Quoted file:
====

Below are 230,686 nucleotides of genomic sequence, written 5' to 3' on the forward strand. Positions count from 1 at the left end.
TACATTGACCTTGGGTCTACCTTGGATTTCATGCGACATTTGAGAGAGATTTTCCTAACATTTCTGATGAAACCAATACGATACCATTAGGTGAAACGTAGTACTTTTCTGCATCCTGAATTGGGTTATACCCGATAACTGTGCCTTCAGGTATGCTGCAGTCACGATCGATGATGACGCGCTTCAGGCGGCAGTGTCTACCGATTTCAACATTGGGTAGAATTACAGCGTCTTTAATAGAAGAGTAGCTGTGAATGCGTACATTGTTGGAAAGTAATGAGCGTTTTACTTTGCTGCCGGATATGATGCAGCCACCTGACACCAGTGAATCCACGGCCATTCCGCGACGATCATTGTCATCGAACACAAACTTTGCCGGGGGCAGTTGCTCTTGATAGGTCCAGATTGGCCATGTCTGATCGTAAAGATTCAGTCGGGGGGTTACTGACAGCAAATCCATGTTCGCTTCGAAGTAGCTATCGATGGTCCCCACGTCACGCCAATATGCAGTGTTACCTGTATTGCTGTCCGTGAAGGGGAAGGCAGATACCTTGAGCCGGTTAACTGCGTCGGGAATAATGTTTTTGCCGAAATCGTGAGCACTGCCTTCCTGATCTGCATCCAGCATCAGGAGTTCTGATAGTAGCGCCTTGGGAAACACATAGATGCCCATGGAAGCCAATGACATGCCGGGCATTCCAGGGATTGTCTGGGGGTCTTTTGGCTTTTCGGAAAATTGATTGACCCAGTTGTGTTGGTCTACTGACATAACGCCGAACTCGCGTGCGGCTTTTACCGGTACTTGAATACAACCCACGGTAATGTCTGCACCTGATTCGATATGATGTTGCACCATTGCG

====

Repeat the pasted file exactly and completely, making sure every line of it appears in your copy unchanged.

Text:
Below are 230,686 nucleotides of genomic sequence, written 5' to 3' on the forward strand. Positions count from 1 at the left end.
TACATTGACCTTGGGTCTACCTTGGATTTCATGCGACATTTGAGAGAGATTTTCCTAACATTTCTGATGAAACCAATACGATACCATTAGGTGAAACGTAGTACTTTTCTGCATCCTGAATTGGGTTATACCCGATAACTGTGCCTTCAGGTATGCTGCAGTCACGATCGATGATGACGCGCTTCAGGCGGCAGTGTCTACCGATTTCAACATTGGGTAGAATTACAGCGTCTTTAATAGAAGAGTAGCTGTGAATGCGTACATTGTTGGAAAGTAATGAGCGTTTTACTTTGCTGCCGGATATGATGCAGCCACCTGACACCAGTGAATCCACGGCCATTCCGCGACGATCATTGTCATCGAACACAAACTTTGCCGGGGGCAGTTGCTCTTGATAGGTCCAGATTGGCCATGTCTGATCGTAAAGATTCAGTCGGGGGGTTACTGACAGCAAATCCATGTTCGCTTCGAAGTAGCTATCGATGGTCCCCACGTCACGCCAATATGCAGTGTTACCTGTATTGCTGTCCGTGAAGGGGAAGGCAGATACCTTGAGCCGGTTAACTGCGTCGGGAATAATGTTTTTGCCGAAATCGTGAGCACTGCCTTCCTGATCTGCATCCAGCATCAGGAGTTCTGATAGTAGCGCCTTGGGAAACACATAGATGCCCATGGAAGCCAATGACATGCCGGGCATTCCAGGGATTGTCTGGGGGTCTTTTGGCTTTTCGGAAAATTGATTGACCCAGTTGTGTTGGTCTACTGACATAACGCCGAACTCGCGTGCGGCTTTTACCGGTACTTGAATACAACCCACGGTAATGTCTGCACCTGATTCGATATGATGTTGCACCATTGCG